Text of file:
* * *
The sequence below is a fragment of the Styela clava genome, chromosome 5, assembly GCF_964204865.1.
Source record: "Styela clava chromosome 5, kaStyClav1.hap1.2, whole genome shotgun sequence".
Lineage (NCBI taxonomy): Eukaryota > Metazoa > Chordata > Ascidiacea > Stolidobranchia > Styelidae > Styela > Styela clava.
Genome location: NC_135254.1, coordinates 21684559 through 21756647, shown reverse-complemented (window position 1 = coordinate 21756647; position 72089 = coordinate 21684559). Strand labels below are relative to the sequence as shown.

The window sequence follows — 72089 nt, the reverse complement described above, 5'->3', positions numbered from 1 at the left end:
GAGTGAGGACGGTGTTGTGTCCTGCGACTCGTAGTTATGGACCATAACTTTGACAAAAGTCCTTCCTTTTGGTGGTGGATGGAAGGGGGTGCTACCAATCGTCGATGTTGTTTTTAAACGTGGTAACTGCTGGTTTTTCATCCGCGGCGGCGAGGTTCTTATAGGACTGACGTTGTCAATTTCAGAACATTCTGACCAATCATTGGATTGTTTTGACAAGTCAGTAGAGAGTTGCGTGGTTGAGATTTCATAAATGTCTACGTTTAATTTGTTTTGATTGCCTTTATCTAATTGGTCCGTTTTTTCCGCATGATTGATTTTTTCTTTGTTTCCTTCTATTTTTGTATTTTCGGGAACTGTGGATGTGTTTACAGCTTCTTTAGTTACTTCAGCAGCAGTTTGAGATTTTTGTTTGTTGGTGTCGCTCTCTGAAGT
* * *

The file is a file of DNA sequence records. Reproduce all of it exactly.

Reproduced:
The sequence below is a fragment of the Styela clava genome, chromosome 5, assembly GCF_964204865.1.
Source record: "Styela clava chromosome 5, kaStyClav1.hap1.2, whole genome shotgun sequence".
Lineage (NCBI taxonomy): Eukaryota > Metazoa > Chordata > Ascidiacea > Stolidobranchia > Styelidae > Styela > Styela clava.
Genome location: NC_135254.1, coordinates 21684559 through 21756647, shown reverse-complemented (window position 1 = coordinate 21756647; position 72089 = coordinate 21684559). Strand labels below are relative to the sequence as shown.

The window sequence follows — 72089 nt, the reverse complement described above, 5'->3', positions numbered from 1 at the left end:
GAGTGAGGACGGTGTTGTGTCCTGCGACTCGTAGTTATGGACCATAACTTTGACAAAAGTCCTTCCTTTTGGTGGTGGATGGAAGGGGGTGCTACCAATCGTCGATGTTGTTTTTAAACGTGGTAACTGCTGGTTTTTCATCCGCGGCGGCGAGGTTCTTATAGGACTGACGTTGTCAATTTCAGAACATTCTGACCAATCATTGGATTGTTTTGACAAGTCAGTAGAGAGTTGCGTGGTTGAGATTTCATAAATGTCTACGTTTAATTTGTTTTGATTGCCTTTATCTAATTGGTCCGTTTTTTCCGCATGATTGATTTTTTCTTTGTTTCCTTCTATTTTTGTATTTTCGGGAACTGTGGATGTGTTTACAGCTTCTTTAGTTACTTCAGCAGCAGTTTGAGATTTTTGTTTGTTGGTGTCGCTCTCTGAAGT